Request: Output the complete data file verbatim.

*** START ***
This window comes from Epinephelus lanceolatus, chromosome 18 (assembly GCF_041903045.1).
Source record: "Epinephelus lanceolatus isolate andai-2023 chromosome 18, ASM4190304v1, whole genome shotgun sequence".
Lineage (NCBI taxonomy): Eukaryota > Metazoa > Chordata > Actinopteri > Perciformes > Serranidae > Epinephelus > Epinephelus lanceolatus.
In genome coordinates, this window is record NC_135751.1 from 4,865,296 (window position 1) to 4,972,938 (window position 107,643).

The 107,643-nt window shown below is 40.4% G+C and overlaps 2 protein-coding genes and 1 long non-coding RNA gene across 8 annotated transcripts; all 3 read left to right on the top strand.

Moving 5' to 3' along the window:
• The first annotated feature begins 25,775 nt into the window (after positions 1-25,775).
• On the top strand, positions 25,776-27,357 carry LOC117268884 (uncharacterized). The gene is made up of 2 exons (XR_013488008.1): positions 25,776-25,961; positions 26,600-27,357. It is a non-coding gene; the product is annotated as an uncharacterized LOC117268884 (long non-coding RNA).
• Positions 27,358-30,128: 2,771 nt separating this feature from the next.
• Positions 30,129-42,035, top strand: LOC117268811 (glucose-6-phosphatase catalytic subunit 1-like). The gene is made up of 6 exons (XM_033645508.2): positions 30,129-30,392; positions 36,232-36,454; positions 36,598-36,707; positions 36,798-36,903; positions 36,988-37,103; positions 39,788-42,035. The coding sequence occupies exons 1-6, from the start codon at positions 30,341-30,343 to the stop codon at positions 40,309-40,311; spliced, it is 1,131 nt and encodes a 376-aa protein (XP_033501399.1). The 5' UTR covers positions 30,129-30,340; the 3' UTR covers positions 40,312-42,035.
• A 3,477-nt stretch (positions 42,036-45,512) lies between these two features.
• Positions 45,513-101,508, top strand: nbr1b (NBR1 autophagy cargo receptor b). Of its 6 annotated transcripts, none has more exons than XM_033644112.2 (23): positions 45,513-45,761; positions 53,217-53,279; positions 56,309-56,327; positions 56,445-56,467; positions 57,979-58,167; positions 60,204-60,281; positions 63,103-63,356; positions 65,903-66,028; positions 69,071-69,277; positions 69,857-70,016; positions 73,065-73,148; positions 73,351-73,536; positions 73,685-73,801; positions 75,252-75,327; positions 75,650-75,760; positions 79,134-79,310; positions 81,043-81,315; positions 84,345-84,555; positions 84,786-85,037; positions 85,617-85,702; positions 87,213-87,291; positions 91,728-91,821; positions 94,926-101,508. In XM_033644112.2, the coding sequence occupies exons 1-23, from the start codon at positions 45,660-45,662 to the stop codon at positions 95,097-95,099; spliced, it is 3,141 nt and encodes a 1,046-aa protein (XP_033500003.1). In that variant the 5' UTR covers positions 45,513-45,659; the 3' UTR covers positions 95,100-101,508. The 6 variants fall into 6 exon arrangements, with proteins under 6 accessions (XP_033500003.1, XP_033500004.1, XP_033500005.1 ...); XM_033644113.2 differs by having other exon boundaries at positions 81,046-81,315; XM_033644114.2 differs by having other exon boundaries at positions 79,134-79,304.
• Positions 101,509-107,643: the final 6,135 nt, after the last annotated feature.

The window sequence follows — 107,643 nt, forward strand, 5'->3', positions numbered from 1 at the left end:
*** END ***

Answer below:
This window comes from Epinephelus lanceolatus, chromosome 18 (assembly GCF_041903045.1).
Source record: "Epinephelus lanceolatus isolate andai-2023 chromosome 18, ASM4190304v1, whole genome shotgun sequence".
Lineage (NCBI taxonomy): Eukaryota > Metazoa > Chordata > Actinopteri > Perciformes > Serranidae > Epinephelus > Epinephelus lanceolatus.
In genome coordinates, this window is record NC_135751.1 from 4,865,296 (window position 1) to 4,972,938 (window position 107,643).

The 107,643-nt window shown below is 40.4% G+C and overlaps 2 protein-coding genes and 1 long non-coding RNA gene across 8 annotated transcripts; all 3 read left to right on the top strand.

Moving 5' to 3' along the window:
• The first annotated feature begins 25,775 nt into the window (after positions 1-25,775).
• On the top strand, positions 25,776-27,357 carry LOC117268884 (uncharacterized). The gene is made up of 2 exons (XR_013488008.1): positions 25,776-25,961; positions 26,600-27,357. It is a non-coding gene; the product is annotated as an uncharacterized LOC117268884 (long non-coding RNA).
• Positions 27,358-30,128: 2,771 nt separating this feature from the next.
• Positions 30,129-42,035, top strand: LOC117268811 (glucose-6-phosphatase catalytic subunit 1-like). The gene is made up of 6 exons (XM_033645508.2): positions 30,129-30,392; positions 36,232-36,454; positions 36,598-36,707; positions 36,798-36,903; positions 36,988-37,103; positions 39,788-42,035. The coding sequence occupies exons 1-6, from the start codon at positions 30,341-30,343 to the stop codon at positions 40,309-40,311; spliced, it is 1,131 nt and encodes a 376-aa protein (XP_033501399.1). The 5' UTR covers positions 30,129-30,340; the 3' UTR covers positions 40,312-42,035.
• A 3,477-nt stretch (positions 42,036-45,512) lies between these two features.
• Positions 45,513-101,508, top strand: nbr1b (NBR1 autophagy cargo receptor b). Of its 6 annotated transcripts, none has more exons than XM_033644112.2 (23): positions 45,513-45,761; positions 53,217-53,279; positions 56,309-56,327; positions 56,445-56,467; positions 57,979-58,167; positions 60,204-60,281; positions 63,103-63,356; positions 65,903-66,028; positions 69,071-69,277; positions 69,857-70,016; positions 73,065-73,148; positions 73,351-73,536; positions 73,685-73,801; positions 75,252-75,327; positions 75,650-75,760; positions 79,134-79,310; positions 81,043-81,315; positions 84,345-84,555; positions 84,786-85,037; positions 85,617-85,702; positions 87,213-87,291; positions 91,728-91,821; positions 94,926-101,508. In XM_033644112.2, the coding sequence occupies exons 1-23, from the start codon at positions 45,660-45,662 to the stop codon at positions 95,097-95,099; spliced, it is 3,141 nt and encodes a 1,046-aa protein (XP_033500003.1). In that variant the 5' UTR covers positions 45,513-45,659; the 3' UTR covers positions 95,100-101,508. The 6 variants fall into 6 exon arrangements, with proteins under 6 accessions (XP_033500003.1, XP_033500004.1, XP_033500005.1 ...); XM_033644113.2 differs by having other exon boundaries at positions 81,046-81,315; XM_033644114.2 differs by having other exon boundaries at positions 79,134-79,304.
• Positions 101,509-107,643: the final 6,135 nt, after the last annotated feature.

The window sequence follows — 107,643 nt, forward strand, 5'->3', positions numbered from 1 at the left end: